Newswise — Researchers from Queen’s University Belfast have found noise pollution is threatening the survival of more than 100 different species.
The researchers found that noise affects the behaviour of a wide range of species including amphibians, birds, fish, mammals and reptilians.
This meta-study, published today in Biology Letters, provides the first quantitative evidence for legislative bodies to regulate noise pollution more effectively.
The World Health Organisation has said noise is one of the most hazardous forms of pollution, but this new meta-study found it doesn’t just cause ill effects in humans, but on the biology and physiology of all animal groups studied: amphibians, arthropods, birds, fish, mammals, molluscs, and reptiles—terrestrial and aquatic—the researchers suggest that noise pollution affecting animals is the norm, not the exception.
The study analysed the effects of noise in over one hundred species, which were divided into seven groups: amphibians, arthropods, birds, fish, mammals, molluscs and reptiles.
Dr Hansjoerg Kunc, from the School of Biological Sciences at Queen’s University Belfast and lead author, said: “The study found clear evidence that noise pollution affects all of the seven groups of species and that the different groups did not differ in their response to noise.”
The research highlighted a number of threats caused by noise pollution to a range of species that could have implications for survival and population.
Many species of amphibians, birds, insects and mammals communicate by producing acoustic signals. In doing so, individuals share vital information, e.g. on choosing a mate or warning family members of potential threats such as predators. If noise pollution reduces the ability to communicate this vital information it will impact on their survival.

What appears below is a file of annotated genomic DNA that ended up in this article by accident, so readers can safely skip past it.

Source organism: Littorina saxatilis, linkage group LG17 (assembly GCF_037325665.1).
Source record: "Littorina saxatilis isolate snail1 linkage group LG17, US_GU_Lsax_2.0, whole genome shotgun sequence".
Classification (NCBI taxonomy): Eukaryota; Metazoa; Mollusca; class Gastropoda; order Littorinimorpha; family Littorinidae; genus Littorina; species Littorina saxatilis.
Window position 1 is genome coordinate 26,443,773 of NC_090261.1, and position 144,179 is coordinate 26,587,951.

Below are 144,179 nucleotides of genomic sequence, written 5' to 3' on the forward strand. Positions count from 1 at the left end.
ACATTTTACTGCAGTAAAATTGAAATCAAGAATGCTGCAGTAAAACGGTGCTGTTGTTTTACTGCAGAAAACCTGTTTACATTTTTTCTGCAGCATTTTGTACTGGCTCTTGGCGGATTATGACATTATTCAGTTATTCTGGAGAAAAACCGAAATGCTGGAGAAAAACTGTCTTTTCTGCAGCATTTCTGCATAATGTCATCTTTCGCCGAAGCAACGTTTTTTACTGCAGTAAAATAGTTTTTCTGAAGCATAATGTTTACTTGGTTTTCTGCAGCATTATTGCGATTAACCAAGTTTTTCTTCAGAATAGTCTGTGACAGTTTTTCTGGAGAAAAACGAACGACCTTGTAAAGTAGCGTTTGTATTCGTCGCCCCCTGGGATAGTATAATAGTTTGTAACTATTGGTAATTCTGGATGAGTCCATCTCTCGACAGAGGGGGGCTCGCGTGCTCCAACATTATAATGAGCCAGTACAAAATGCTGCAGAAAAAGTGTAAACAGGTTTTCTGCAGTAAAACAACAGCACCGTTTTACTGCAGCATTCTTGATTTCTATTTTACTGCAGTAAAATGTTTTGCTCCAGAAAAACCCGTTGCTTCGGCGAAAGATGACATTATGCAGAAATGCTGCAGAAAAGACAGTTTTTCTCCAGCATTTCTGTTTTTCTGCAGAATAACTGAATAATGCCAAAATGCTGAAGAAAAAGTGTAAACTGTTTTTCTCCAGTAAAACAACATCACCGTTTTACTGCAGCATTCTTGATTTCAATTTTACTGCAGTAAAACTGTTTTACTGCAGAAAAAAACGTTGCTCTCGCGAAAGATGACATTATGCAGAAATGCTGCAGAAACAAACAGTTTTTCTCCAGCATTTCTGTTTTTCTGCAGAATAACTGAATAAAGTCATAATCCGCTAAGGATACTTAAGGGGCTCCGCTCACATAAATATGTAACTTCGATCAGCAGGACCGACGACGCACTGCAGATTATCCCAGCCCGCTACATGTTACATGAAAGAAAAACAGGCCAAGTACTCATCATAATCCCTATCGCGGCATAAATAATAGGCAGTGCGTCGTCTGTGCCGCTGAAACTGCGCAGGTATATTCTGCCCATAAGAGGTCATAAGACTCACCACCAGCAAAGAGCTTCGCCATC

While noise pollution prevents some animals escaping predators, conversely it can also inhibit some animals in their quest to find prey. Animals such as bats and owls rely on the sounds of the potential prey. Noise pollution makes it more challenging to hear and therefore find their prey, forcing them to invest more time in sourcing food, which could lead to a decline in these species.
In the aquatic world, fish larvae find their home based on the sound emitted by reefs. Increased noise pollution in the sea, mainly as a result of ships, makes it more difficult for fish larvae to find suitable reefs, meaning many will choose less suitable reefs, which could reduce their lifespan.
The researchers found that noise pollution also has a huge impact on the natural migration of animals. Many birds will avoid noise polluted areas during migration which in turn, affects where they will establish their long-term homes to raise their young. With fluxes / changes in noise polluted areas, this can affect where birds will choose to live. These changes in distribution of species can in turn affect ecosystem health as each species forms an integral part in maintaining the functioning of a specific ecosystem.
Dr Kunc concluded: “This large scale quantitative study provides significant evidence that noise pollution must be considered as a serious form of man-made environmental change and pollution, illustrating how it affects so many aquatic and terrestrial species. Noise must be considered as a global pollutant and we need to develop strategies to protect animals from noise for their livelihoods.”